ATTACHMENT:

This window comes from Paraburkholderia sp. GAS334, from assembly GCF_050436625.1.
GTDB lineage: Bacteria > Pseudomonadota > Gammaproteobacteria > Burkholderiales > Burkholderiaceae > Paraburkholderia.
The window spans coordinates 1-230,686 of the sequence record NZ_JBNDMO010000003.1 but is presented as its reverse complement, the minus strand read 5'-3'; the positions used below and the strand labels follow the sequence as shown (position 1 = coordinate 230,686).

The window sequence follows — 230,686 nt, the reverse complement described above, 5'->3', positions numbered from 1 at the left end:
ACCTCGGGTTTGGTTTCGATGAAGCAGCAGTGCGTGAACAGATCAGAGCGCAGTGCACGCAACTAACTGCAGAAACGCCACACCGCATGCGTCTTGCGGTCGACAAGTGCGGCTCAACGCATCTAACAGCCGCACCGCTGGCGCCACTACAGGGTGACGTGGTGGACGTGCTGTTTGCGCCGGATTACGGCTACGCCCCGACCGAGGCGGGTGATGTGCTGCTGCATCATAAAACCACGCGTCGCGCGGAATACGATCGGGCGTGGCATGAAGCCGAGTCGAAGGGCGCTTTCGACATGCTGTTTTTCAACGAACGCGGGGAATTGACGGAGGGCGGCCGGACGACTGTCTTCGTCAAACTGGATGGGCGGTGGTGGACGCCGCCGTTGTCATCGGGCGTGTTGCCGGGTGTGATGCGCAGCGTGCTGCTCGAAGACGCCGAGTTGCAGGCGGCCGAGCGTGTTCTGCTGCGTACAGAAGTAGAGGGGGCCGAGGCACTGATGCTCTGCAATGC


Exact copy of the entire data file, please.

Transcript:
This window comes from Paraburkholderia sp. GAS334, from assembly GCF_050436625.1.
GTDB lineage: Bacteria > Pseudomonadota > Gammaproteobacteria > Burkholderiales > Burkholderiaceae > Paraburkholderia.
The window spans coordinates 1-230,686 of the sequence record NZ_JBNDMO010000003.1 but is presented as its reverse complement, the minus strand read 5'-3'; the positions used below and the strand labels follow the sequence as shown (position 1 = coordinate 230,686).

The window sequence follows — 230,686 nt, the reverse complement described above, 5'->3', positions numbered from 1 at the left end:
ACCTCGGGTTTGGTTTCGATGAAGCAGCAGTGCGTGAACAGATCAGAGCGCAGTGCACGCAACTAACTGCAGAAACGCCACACCGCATGCGTCTTGCGGTCGACAAGTGCGGCTCAACGCATCTAACAGCCGCACCGCTGGCGCCACTACAGGGTGACGTGGTGGACGTGCTGTTTGCGCCGGATTACGGCTACGCCCCGACCGAGGCGGGTGATGTGCTGCTGCATCATAAAACCACGCGTCGCGCGGAATACGATCGGGCGTGGCATGAAGCCGAGTCGAAGGGCGCTTTCGACATGCTGTTTTTCAACGAACGCGGGGAATTGACGGAGGGCGGCCGGACGACTGTCTTCGTCAAACTGGATGGGCGGTGGTGGACGCCGCCGTTGTCATCGGGCGTGTTGCCGGGTGTGATGCGCAGCGTGCTGCTCGAAGACGCCGAGTTGCAGGCGGCCGAGCGTGTTCTGCTGCGTACAGAAGTAGAGGGGGCCGAGGCACTGATGCTCTGCAATGC